Bad Gas in a New Generator

It has been an unusual season for tornadoes in the South—several records have been set for most tornadoes in a day, longest on the ground, most deaths in some states, etc.  It made me glad I bought a gasoline-powered generator three years ago.

The generator was uncrated, filled with gasoline, and parked in the garage under a customized cover.  When the latest round of tornadoes produced a power outage, the generator was uncovered for duty.  The generator was still bright and shiny like the day it was purchased!  But, it failed to crank. Fortunately, the power came back on before everything in the refrigerator was in jeopardy.

When later I mentioned to the Ace Hardware guy that I could not get the generator to start, he gave me a two-word solution…”bad gas!” At first I thought it was a crude joke!  However, I was supposed to change the gas in the generator every few months.  Even with a fuel system stabilizer added, gasoline can go bad in a year making the lawn mower, weed eater or generator hard to start…or, impossible to start.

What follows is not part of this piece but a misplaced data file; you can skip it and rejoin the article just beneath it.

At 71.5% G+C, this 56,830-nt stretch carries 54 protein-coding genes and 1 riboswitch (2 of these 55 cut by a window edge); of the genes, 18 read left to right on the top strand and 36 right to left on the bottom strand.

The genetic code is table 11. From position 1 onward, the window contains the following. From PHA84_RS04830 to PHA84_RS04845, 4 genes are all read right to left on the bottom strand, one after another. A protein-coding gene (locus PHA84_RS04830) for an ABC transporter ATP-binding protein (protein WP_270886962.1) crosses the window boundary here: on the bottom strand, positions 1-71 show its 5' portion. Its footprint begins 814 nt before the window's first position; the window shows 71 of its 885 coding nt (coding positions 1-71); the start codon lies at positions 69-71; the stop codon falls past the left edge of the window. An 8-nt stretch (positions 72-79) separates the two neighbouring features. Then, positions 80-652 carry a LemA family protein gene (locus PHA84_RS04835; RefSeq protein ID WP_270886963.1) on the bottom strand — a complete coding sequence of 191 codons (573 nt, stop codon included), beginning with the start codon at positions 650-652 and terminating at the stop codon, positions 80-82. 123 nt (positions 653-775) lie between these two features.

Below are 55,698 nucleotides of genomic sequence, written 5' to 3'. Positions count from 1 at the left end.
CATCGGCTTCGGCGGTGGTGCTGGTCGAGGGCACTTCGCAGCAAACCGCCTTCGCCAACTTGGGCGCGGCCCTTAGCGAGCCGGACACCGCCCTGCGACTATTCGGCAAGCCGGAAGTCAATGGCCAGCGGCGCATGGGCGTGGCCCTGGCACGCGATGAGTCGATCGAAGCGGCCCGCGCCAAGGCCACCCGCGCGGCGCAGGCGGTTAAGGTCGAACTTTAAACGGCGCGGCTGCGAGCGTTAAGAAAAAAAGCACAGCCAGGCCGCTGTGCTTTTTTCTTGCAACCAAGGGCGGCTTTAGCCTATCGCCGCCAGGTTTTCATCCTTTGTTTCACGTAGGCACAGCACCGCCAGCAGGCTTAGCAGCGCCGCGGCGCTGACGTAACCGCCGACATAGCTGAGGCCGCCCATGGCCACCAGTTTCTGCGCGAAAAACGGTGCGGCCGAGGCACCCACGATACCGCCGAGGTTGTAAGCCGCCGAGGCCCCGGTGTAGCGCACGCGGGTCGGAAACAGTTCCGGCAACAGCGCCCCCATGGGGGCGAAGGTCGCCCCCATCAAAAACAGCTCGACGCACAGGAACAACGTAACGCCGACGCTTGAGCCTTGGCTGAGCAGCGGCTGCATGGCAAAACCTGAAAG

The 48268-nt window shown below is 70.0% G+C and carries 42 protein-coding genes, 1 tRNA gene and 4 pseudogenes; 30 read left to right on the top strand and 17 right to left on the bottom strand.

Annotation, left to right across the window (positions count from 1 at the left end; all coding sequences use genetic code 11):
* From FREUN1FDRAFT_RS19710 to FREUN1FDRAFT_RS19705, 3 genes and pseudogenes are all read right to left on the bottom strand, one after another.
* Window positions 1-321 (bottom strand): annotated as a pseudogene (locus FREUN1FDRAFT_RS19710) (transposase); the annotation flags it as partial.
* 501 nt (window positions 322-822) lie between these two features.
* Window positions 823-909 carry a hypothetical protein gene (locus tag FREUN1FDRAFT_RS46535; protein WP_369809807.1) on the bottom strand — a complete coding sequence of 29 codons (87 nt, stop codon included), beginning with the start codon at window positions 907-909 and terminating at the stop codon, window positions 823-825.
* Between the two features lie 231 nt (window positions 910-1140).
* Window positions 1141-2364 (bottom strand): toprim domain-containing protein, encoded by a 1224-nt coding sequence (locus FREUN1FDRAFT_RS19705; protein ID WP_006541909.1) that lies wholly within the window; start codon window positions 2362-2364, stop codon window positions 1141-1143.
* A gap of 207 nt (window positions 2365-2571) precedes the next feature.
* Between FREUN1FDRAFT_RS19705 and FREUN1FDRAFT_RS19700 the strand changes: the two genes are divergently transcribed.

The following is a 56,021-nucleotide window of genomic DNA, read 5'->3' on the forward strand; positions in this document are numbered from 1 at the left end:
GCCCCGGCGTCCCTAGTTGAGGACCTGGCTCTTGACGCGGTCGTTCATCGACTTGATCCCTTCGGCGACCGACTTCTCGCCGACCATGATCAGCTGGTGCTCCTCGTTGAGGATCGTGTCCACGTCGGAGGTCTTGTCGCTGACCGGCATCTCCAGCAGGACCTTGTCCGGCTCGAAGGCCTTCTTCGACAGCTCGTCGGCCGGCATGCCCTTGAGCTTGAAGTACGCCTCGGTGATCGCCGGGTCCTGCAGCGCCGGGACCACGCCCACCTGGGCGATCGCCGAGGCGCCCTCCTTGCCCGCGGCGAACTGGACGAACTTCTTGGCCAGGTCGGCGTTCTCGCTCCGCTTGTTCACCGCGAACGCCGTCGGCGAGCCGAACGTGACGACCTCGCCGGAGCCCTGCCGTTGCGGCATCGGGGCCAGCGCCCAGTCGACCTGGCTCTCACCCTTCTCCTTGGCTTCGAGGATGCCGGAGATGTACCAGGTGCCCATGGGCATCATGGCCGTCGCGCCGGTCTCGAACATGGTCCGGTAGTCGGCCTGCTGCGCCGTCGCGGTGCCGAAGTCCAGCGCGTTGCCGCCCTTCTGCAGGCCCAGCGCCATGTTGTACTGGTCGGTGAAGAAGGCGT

Too often service providers put “bad gas in a new generator.”  They focus on ways to make the experience shiny, but forget to do the basics.  It is the super friendly clerk who makes a simple technical error.  It is the much-needed item delivered right on time, but broken when opened.  It is the warm, helpful desk clerk telling you that your reserved hotel room is not ready when you check in.  Doing the basics takes perpetual maintenance and attention to detail.  What can you do to never put “bad gas in a new generator?”

About Chip&John

Chip R. Bell and John R. Patterson are customer loyalty consultants and the authors of several best-selling books. Their newest book is "Wired and Dangerous: How Your Customers Have Changed and What to do About it."
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